How Can You Avoid Being Labelled an SJW, and Still Have an Opinion?

As a woman, going about her day on the internet, being labelled an SJW is definitely not the worst thing that has happened to me. Though it is something that happens on a pretty regular basis. For those unaware, SJW is a term that means social justice warrior, but has recently become a derogative term for insulting those who don’t necessarily agree with you. More often than not, it is used as an insult for those who are attempting to speak about issues that affect marginalised communities (LGBTQ+ community, POC, women, etc), if it’s not hurled at those marginalised themselves.

But the term SJW is less a label, and more an insult used to silence people from voicing their opinions. It’s less about being labelled an SJW, and more about the people who completely disregard anything you have to say, and would much rather call you names.

Last week, I wrote an article on Colin Moriarty’s resignation from KindaFunny, and the comments sections was livelier than on most other pieces I had written in the past. But it’s easy to see those who are interested in having constructive conversations, and those interested in shutting you down because you dared to have an opinion that differs from theirs. The former will engage with you about the topic, while the latter have little at their disposal but ad hominem attacks.

The funniest thing to me was the guy who sought me out on twitter. His first tweet was a pretty clear indication that this was nothing but an attempt to tell me that I was wrong. My opinion was wrong. My opinion was unimportant. This was an attempt to shut me up. His tweet suggests that those who disagree with his opinion are a “bunch of oversensitive crybabies trying to destroy comedy.” Me being the biggest oversensitive crybaby of them all. Obviously.

His second tweet was a little less on the polite side, though his use of quotations does rid him from personal association. But his suggestion is more or less the same: If you’re offended, you’re a cunt. You wouldn’t be offended if you weren’t a cunt.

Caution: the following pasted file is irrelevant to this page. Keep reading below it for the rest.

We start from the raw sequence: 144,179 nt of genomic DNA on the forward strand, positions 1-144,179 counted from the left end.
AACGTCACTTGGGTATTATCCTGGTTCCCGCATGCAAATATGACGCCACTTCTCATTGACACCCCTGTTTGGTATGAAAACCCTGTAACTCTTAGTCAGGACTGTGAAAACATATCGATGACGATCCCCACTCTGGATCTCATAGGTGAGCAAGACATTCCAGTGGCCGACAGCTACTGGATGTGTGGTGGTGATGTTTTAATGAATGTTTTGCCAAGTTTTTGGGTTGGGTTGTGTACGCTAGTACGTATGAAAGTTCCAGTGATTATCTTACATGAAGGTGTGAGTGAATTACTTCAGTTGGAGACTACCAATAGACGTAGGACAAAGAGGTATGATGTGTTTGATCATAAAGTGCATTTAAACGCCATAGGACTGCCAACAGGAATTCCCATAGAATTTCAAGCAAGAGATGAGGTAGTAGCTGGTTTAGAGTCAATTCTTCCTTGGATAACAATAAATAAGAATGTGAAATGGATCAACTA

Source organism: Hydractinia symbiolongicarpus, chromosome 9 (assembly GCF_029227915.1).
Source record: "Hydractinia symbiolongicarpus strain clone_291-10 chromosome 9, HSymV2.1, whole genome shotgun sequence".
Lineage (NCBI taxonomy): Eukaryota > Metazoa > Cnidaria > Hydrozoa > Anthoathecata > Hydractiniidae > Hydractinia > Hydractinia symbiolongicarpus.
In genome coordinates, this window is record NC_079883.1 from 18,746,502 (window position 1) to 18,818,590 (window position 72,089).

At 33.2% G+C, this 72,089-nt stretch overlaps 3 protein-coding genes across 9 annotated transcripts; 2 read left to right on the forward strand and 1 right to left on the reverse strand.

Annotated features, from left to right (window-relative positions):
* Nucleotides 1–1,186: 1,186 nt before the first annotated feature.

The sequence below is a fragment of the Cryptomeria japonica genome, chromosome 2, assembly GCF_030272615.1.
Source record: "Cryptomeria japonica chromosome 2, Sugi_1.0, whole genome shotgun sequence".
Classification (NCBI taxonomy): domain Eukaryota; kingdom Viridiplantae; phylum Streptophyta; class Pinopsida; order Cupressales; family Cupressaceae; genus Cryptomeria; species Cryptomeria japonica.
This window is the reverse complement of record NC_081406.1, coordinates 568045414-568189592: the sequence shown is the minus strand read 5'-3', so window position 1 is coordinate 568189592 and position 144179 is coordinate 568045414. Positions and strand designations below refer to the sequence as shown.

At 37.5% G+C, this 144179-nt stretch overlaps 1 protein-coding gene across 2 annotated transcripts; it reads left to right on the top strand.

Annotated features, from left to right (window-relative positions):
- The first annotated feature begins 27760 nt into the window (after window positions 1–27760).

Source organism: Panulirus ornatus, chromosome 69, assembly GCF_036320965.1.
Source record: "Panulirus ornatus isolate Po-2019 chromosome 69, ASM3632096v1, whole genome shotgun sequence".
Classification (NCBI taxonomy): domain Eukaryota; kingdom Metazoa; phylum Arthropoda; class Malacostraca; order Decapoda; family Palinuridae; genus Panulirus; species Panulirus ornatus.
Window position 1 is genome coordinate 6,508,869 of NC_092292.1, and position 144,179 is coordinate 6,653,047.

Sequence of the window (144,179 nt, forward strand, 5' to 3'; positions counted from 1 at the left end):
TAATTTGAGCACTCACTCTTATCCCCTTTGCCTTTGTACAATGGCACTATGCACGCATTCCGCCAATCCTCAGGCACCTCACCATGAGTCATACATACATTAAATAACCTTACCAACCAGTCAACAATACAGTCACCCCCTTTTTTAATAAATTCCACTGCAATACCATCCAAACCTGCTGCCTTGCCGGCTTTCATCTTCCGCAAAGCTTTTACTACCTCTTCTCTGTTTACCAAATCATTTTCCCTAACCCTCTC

The irony of all of this, of course, is that the people who are attempting to shut up “SJWs” for being offended are trying to shut them up because they’re offended. Their labels – or insults – are a tool that they use in an attempt to control your messages. You’re an SJW, or a crybaby, or offended too easily, so why would anyone take your opinion seriously? But the fallacy here is that they are using the same tactics that the alleged “SJW” is – giving an opinion borne of offense.

But this is not language or rhetoric that most of us are unused to – especially if you’re a woman that frequents the web and dares to share her opinion. If your opinion is controversial, if your opinion is different, if your opinion treads on their territory – you are quickly labelled an SJW – and  are most likely on the receiving end of a whole host of other insults. Your opinion is quickly dismissed. You are suddenly open to attacks – most of them completely unrelated to the topic at hand.

Unfortunately, there is simply no way to avoid this. There will always be people on the internet who are more interested in shutting you down than anything else. So if you really don’t want to risk being labelled an SJW, the only way to avoid it is by not having opinions – or at least by not sharing them publicly.

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